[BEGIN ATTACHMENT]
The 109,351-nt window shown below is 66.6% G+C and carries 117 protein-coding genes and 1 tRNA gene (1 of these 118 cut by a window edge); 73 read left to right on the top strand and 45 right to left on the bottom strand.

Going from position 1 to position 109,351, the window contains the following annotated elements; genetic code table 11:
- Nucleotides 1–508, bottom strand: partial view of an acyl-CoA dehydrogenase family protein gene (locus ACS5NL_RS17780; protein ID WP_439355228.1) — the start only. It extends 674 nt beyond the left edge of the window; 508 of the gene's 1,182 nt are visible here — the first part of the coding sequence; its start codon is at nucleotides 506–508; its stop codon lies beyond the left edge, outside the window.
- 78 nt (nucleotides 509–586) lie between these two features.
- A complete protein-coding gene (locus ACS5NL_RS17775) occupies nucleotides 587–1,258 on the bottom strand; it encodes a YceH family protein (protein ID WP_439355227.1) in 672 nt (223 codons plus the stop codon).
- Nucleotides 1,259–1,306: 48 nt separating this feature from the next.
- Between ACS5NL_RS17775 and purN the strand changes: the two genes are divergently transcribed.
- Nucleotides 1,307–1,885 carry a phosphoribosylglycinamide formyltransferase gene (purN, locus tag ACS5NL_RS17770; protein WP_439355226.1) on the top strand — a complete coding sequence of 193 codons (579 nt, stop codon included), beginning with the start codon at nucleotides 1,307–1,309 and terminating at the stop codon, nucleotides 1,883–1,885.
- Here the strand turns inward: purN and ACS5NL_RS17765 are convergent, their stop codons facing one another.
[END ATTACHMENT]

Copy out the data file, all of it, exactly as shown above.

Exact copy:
The 109,351-nt window shown below is 66.6% G+C and carries 117 protein-coding genes and 1 tRNA gene (1 of these 118 cut by a window edge); 73 read left to right on the top strand and 45 right to left on the bottom strand.

Going from position 1 to position 109,351, the window contains the following annotated elements; genetic code table 11:
- Nucleotides 1–508, bottom strand: partial view of an acyl-CoA dehydrogenase family protein gene (locus ACS5NL_RS17780; protein ID WP_439355228.1) — the start only. It extends 674 nt beyond the left edge of the window; 508 of the gene's 1,182 nt are visible here — the first part of the coding sequence; its start codon is at nucleotides 506–508; its stop codon lies beyond the left edge, outside the window.
- 78 nt (nucleotides 509–586) lie between these two features.
- A complete protein-coding gene (locus ACS5NL_RS17775) occupies nucleotides 587–1,258 on the bottom strand; it encodes a YceH family protein (protein ID WP_439355227.1) in 672 nt (223 codons plus the stop codon).
- Nucleotides 1,259–1,306: 48 nt separating this feature from the next.
- Between ACS5NL_RS17775 and purN the strand changes: the two genes are divergently transcribed.
- Nucleotides 1,307–1,885 carry a phosphoribosylglycinamide formyltransferase gene (purN, locus tag ACS5NL_RS17770; protein WP_439355226.1) on the top strand — a complete coding sequence of 193 codons (579 nt, stop codon included), beginning with the start codon at nucleotides 1,307–1,309 and terminating at the stop codon, nucleotides 1,883–1,885.
- Here the strand turns inward: purN and ACS5NL_RS17765 are convergent, their stop codons facing one another.